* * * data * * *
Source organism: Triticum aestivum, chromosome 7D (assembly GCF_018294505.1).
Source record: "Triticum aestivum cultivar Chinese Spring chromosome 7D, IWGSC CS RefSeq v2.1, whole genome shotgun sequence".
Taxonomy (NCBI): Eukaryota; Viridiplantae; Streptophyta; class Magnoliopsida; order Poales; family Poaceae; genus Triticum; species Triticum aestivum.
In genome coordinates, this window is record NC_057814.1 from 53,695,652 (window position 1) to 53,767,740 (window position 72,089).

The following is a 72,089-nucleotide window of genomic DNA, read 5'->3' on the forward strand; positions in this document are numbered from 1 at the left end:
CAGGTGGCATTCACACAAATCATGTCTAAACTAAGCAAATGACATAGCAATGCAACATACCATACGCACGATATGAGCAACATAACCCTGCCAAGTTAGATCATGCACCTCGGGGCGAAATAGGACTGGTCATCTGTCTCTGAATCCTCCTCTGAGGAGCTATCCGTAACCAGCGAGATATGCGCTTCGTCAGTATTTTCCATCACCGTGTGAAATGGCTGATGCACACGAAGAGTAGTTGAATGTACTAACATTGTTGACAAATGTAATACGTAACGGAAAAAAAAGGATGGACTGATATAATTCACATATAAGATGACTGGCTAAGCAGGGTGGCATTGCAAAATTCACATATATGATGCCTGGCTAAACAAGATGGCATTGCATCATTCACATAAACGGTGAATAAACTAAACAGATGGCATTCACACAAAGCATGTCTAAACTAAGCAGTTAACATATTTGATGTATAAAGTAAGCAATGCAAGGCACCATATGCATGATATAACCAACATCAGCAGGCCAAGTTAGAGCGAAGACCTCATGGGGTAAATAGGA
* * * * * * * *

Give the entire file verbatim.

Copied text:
Source organism: Triticum aestivum, chromosome 7D (assembly GCF_018294505.1).
Source record: "Triticum aestivum cultivar Chinese Spring chromosome 7D, IWGSC CS RefSeq v2.1, whole genome shotgun sequence".
Taxonomy (NCBI): Eukaryota; Viridiplantae; Streptophyta; class Magnoliopsida; order Poales; family Poaceae; genus Triticum; species Triticum aestivum.
In genome coordinates, this window is record NC_057814.1 from 53,695,652 (window position 1) to 53,767,740 (window position 72,089).

The following is a 72,089-nucleotide window of genomic DNA, read 5'->3' on the forward strand; positions in this document are numbered from 1 at the left end:
CAGGTGGCATTCACACAAATCATGTCTAAACTAAGCAAATGACATAGCAATGCAACATACCATACGCACGATATGAGCAACATAACCCTGCCAAGTTAGATCATGCACCTCGGGGCGAAATAGGACTGGTCATCTGTCTCTGAATCCTCCTCTGAGGAGCTATCCGTAACCAGCGAGATATGCGCTTCGTCAGTATTTTCCATCACCGTGTGAAATGGCTGATGCACACGAAGAGTAGTTGAATGTACTAACATTGTTGACAAATGTAATACGTAACGGAAAAAAAAGGATGGACTGATATAATTCACATATAAGATGACTGGCTAAGCAGGGTGGCATTGCAAAATTCACATATATGATGCCTGGCTAAACAAGATGGCATTGCATCATTCACATAAACGGTGAATAAACTAAACAGATGGCATTCACACAAAGCATGTCTAAACTAAGCAGTTAACATATTTGATGTATAAAGTAAGCAATGCAAGGCACCATATGCATGATATAACCAACATCAGCAGGCCAAGTTAGAGCGAAGACCTCATGGGGTAAATAGGA